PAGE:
Impella 5.5: Portneuf Medical Center Achieves Another Milestone in Heart Care

The Portneuf Heart and Vascular Institute at Portneuf Medical Center achieved a significant milestone this month, when, for the first time, utilized the Impella 5.5 heart pump to successfully treat a patient during a procedure performed by Jacob DeLaRosa, MD, Cardiothoracic Surgeon.

Many patients can undergo major heart procedures without the support of a heart pump. However, patients with critical blockage or a weak heart muscle may require additional support provided by the Impella. Dr. DeLaRosa is the first surgeon in southeast Idaho to use this technology.

The patient, a 68 year old Pocatello man, was the first to have this lifesaving device implanted.

“Due to his poor heart function, he would not have been a candidate for a lifesaving surgery without this device. This amazing team was able to use the Impella to stabilize his heart and ready him for the procedure,” Dr. DeLaRosa said. “At this time, he is doing very well. This heart pump is a game changer as it provide another option for our sickest patients.”

Impella 5.5., a temporary heart pump, is implanted by a surgeon into a patient’s heart. This implant reduces the heart’s workload and oxygen demand and ensures blood flow continues to vital organs. Additionally, the pump gives the heart a chance to rest and recover after a heart attack.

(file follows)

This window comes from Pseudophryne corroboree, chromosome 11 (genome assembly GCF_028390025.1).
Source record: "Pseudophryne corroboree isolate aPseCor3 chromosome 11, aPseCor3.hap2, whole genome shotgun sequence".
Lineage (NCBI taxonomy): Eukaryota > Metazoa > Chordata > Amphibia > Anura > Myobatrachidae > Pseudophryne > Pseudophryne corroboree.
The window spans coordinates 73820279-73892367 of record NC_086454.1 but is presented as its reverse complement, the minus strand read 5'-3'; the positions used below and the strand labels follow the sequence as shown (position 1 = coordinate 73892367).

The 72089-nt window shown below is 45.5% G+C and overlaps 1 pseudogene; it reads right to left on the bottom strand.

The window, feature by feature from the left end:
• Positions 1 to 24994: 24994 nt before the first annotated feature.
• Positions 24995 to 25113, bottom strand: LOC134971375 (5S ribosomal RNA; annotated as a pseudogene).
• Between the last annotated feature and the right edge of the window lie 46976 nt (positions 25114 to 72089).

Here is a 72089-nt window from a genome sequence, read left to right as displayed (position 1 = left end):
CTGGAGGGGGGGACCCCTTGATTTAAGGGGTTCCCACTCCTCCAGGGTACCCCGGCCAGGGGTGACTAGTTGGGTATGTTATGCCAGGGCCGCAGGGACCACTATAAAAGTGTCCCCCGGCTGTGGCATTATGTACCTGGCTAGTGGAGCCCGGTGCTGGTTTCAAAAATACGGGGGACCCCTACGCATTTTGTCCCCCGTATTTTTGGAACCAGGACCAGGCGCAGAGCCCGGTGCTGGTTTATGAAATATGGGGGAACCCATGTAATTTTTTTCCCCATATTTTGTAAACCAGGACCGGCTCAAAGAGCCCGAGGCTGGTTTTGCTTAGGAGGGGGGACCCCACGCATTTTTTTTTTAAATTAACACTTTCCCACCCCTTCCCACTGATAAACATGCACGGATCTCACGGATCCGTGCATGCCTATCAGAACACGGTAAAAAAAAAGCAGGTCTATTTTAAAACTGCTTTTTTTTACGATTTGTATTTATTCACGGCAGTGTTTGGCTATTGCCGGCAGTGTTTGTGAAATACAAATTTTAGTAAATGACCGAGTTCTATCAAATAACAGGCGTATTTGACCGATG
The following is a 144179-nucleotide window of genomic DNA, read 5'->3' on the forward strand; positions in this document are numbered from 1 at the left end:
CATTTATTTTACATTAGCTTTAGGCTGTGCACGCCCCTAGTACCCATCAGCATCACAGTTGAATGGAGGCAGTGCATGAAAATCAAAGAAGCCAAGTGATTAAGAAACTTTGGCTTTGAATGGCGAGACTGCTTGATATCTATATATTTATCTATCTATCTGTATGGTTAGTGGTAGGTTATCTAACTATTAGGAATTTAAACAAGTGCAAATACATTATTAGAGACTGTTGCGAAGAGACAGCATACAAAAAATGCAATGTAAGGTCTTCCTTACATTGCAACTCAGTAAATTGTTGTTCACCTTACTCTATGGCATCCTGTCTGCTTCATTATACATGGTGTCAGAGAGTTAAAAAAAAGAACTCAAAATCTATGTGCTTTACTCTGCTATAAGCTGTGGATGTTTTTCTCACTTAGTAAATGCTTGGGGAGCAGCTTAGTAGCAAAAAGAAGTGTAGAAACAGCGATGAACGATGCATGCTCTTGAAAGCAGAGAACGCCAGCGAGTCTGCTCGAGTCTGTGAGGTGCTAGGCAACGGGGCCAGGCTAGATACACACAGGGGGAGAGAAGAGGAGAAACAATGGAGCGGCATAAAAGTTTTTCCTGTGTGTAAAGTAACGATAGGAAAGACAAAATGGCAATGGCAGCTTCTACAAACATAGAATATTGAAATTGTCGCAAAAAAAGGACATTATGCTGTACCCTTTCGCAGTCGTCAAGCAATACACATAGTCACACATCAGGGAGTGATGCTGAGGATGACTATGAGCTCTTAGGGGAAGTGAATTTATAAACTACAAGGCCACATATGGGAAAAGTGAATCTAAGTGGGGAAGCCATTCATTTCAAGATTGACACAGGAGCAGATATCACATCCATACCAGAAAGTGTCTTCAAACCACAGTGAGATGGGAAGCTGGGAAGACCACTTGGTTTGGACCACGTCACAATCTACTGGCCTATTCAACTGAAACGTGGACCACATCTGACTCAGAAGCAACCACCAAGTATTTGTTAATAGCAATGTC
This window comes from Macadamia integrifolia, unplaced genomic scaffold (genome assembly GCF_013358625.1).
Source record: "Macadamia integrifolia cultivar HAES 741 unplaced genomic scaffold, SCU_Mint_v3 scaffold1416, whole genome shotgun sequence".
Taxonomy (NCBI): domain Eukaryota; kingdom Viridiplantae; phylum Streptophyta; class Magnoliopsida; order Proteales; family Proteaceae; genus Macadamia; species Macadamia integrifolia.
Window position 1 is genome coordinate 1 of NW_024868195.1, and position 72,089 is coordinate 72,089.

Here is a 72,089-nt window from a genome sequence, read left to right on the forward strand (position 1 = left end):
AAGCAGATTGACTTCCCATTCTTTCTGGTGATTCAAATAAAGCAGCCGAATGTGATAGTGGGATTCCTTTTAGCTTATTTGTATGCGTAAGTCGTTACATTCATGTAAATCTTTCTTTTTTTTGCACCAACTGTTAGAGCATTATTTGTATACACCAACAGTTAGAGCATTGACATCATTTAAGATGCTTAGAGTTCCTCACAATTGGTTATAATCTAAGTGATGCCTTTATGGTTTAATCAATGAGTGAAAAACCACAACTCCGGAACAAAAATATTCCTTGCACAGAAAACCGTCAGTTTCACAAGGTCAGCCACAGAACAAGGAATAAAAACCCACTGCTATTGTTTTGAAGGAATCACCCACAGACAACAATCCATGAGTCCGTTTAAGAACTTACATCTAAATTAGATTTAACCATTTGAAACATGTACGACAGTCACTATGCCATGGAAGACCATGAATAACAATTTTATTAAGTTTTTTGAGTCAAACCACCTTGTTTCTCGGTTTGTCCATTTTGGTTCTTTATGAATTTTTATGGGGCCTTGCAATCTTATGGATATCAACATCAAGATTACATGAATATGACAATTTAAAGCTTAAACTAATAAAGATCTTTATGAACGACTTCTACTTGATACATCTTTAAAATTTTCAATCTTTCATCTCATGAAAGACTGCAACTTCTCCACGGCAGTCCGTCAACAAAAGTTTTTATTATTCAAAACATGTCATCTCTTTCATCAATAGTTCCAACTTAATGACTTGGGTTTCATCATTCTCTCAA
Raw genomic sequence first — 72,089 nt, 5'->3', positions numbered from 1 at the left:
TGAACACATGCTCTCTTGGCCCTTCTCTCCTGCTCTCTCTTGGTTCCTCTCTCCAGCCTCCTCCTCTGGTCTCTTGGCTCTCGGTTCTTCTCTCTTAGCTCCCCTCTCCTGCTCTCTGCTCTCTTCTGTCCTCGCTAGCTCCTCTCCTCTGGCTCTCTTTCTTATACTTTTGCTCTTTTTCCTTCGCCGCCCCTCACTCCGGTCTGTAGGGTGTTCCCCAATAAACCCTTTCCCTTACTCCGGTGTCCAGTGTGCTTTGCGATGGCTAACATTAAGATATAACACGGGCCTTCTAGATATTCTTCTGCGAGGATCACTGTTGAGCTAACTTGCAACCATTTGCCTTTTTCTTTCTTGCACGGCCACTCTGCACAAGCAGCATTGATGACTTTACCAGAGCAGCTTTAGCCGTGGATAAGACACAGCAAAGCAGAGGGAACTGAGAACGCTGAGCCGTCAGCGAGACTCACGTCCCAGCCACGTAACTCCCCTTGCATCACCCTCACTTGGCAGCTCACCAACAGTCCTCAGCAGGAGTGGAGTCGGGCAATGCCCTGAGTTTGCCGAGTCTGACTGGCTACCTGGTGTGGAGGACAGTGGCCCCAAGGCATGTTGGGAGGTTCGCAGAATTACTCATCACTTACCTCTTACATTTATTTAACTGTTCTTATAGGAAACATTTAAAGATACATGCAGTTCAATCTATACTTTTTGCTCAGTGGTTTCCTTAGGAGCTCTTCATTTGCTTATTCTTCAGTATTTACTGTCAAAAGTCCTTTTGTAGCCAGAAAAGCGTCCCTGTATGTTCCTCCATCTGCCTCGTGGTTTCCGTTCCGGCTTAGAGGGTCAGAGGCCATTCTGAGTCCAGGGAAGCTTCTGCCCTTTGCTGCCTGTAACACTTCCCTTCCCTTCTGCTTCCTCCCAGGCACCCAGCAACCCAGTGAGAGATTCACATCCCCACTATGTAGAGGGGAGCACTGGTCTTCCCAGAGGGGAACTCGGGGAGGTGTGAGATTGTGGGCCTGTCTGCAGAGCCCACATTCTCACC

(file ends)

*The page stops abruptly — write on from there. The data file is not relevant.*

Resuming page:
“Portneuf Medical Center and our heart program is recognized as the leading provider of cardiovascular care in our region. As a team, we continue to pioneer new technology,” said Jacob DeLaRosa, MD. “Adding the Impella 5.5 to our cardiovascular offerings gives a new option for patients whose hearts are too week to effectively pump blood on their own following a heart attack. Locally, we are now able to provide severely ill patients the best chance to recover their native heart and return home with a good long-term quality of life. This is a major milestone for this program and this team.”

“This advanced technology gives us a new and potentially better option to treat very sick heart patients,” said Ayham Zoreikat, Cardiovascular Service Line Administrator at Portneuf Medical Center. “It is a minimally-invasive treatment option that enables a patient’s heart to rest and ultimately recover. I continue to be impressed with this team and their commitment to providing patients in our region with comprehensive cardiovascular treatment options.”

The Impella 5.5 device — which is a short-term left ventricular assist device (LVAD) — temporarily takes over the pumping function of the heart and can be used for up to 14 days, ensuring that the heart can still pump enough blood for the body while reducing strain on the heart during recovery.